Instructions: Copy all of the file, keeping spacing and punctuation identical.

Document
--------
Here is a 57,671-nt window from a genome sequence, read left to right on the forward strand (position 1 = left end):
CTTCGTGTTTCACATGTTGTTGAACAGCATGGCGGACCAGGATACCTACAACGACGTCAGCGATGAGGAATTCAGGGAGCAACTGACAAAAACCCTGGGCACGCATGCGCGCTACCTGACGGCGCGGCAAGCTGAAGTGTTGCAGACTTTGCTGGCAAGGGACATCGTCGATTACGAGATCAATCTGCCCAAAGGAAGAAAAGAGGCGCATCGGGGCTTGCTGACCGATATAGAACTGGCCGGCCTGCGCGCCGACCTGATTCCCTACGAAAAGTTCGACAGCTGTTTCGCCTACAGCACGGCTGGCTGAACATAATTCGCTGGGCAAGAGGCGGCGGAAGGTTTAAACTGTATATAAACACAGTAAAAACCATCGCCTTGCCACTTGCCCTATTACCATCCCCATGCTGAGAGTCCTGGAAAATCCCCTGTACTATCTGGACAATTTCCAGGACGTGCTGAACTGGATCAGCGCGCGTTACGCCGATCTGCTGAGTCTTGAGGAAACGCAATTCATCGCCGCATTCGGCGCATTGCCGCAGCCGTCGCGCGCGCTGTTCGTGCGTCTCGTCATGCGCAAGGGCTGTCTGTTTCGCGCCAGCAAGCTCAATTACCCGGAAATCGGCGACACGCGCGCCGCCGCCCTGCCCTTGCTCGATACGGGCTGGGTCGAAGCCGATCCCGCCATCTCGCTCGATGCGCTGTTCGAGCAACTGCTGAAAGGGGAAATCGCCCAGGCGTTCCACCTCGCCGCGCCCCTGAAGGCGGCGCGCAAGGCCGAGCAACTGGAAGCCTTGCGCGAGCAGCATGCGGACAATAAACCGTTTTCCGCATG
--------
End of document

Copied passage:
Here is a 57,671-nt window from a genome sequence, read left to right on the forward strand (position 1 = left end):
CTTCGTGTTTCACATGTTGTTGAACAGCATGGCGGACCAGGATACCTACAACGACGTCAGCGATGAGGAATTCAGGGAGCAACTGACAAAAACCCTGGGCACGCATGCGCGCTACCTGACGGCGCGGCAAGCTGAAGTGTTGCAGACTTTGCTGGCAAGGGACATCGTCGATTACGAGATCAATCTGCCCAAAGGAAGAAAAGAGGCGCATCGGGGCTTGCTGACCGATATAGAACTGGCCGGCCTGCGCGCCGACCTGATTCCCTACGAAAAGTTCGACAGCTGTTTCGCCTACAGCACGGCTGGCTGAACATAATTCGCTGGGCAAGAGGCGGCGGAAGGTTTAAACTGTATATAAACACAGTAAAAACCATCGCCTTGCCACTTGCCCTATTACCATCCCCATGCTGAGAGTCCTGGAAAATCCCCTGTACTATCTGGACAATTTCCAGGACGTGCTGAACTGGATCAGCGCGCGTTACGCCGATCTGCTGAGTCTTGAGGAAACGCAATTCATCGCCGCATTCGGCGCATTGCCGCAGCCGTCGCGCGCGCTGTTCGTGCGTCTCGTCATGCGCAAGGGCTGTCTGTTTCGCGCCAGCAAGCTCAATTACCCGGAAATCGGCGACACGCGCGCCGCCGCCCTGCCCTTGCTCGATACGGGCTGGGTCGAAGCCGATCCCGCCATCTCGCTCGATGCGCTGTTCGAGCAACTGCTGAAAGGGGAAATCGCCCAGGCGTTCCACCTCGCCGCGCCCCTGAAGGCGGCGCGCAAGGCCGAGCAACTGGAAGCCTTGCGCGAGCAGCATGCGGACAATAAACCGTTTTCCGCATG